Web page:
Camilla, Duchess of Cornwall hears of Northern Ireland's shocking levels of domestic abuse made worse by lockdown

It is one of the more shocking consequences of the coronavirus lockdown that the number of incidents of domestic abuse rose right across the UK.

Ordering the victims of violence to stay inside their homes with their abusers was the worst possible scenario they could have faced.

It is a particular problem in Northern Ireland where they have the highest number of domestic violence cases in Europe.

And it was to this corner of the UK, that the Duchess of Cornwall came today to meet some of those who have suffered and survived this ordeal at the hands of their partners.

Northern Ireland saw a dramatic spike in cases when the country was ordered into lockdown.

There were 8,302 incidents recorded between April and June - an increase on the same period in 2019

It exacerbated a problem that was already extremely severe.

Camilla has spoken of her concern for women during lockdown. Credit: PA

No country in Europe has a bigger number of incidents per head of population.

Northern Ireland shares the top spot on this depressing leaderboard with Romania.

Camilla has spoken before of her concern for women, and occasionally men, for whom the home is not a safe space.

Domestic abuse charities say the government’s “stay at home” message during the lockdown was the worst possible news for many victims.

The Duchess met staff, supporters and service users who are helped by the charity to hear about the challenges they have faced in recent months.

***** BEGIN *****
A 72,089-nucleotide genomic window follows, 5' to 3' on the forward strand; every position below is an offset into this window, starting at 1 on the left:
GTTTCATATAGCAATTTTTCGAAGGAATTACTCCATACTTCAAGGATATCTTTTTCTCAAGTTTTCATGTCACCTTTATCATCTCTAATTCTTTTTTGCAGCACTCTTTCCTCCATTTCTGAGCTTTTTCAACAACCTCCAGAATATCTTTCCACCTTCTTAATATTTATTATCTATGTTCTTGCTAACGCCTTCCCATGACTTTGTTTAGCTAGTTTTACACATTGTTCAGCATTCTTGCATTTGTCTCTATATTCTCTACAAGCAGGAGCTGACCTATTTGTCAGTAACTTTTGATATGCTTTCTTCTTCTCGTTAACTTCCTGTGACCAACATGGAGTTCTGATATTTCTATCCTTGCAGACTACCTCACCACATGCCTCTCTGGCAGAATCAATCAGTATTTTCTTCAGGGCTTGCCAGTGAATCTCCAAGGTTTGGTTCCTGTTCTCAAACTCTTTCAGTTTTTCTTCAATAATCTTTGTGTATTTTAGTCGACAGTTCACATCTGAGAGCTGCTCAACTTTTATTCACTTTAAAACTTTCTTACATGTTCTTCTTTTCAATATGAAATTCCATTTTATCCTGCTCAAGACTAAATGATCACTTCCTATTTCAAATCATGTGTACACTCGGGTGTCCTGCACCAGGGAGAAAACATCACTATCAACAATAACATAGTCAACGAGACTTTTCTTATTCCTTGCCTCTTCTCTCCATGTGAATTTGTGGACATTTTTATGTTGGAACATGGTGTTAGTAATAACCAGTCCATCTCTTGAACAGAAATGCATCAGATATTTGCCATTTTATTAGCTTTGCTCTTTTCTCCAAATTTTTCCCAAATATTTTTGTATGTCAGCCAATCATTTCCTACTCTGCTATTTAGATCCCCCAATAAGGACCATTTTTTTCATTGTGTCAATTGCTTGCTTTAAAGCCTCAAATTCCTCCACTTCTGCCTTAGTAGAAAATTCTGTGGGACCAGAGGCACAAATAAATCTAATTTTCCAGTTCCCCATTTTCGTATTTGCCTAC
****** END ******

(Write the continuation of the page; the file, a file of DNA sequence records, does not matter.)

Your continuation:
In the 12 months to June 2020, just after the lockdown ended, the number of domestic violence incidents rose to 32,127, the highest number since records began in 2004.

It is more than 88 cases every day.

Northern Ireland went into lockdown towards the end of March. Credit: PA

And those are just the calls made to police.

Campaigners worry that many victims were unable to make phone calls from their homes.

Belfast and Lisburn Women’s Aid set up an online chat-based service to give those suffering from abuse an alternative was to contact them.

Women in Northern Ireland also have a lower level of protection because of the three-year suspension to the Northern Ireland Assembly.

Without a devolved government, it meant legislation to protect women from stalkers and from coercive control was never passed although the Assembly is trying to push some measures through now.

“Victims do not have the same protection as the rest of the UK,” said Kelly Andrews from the charity.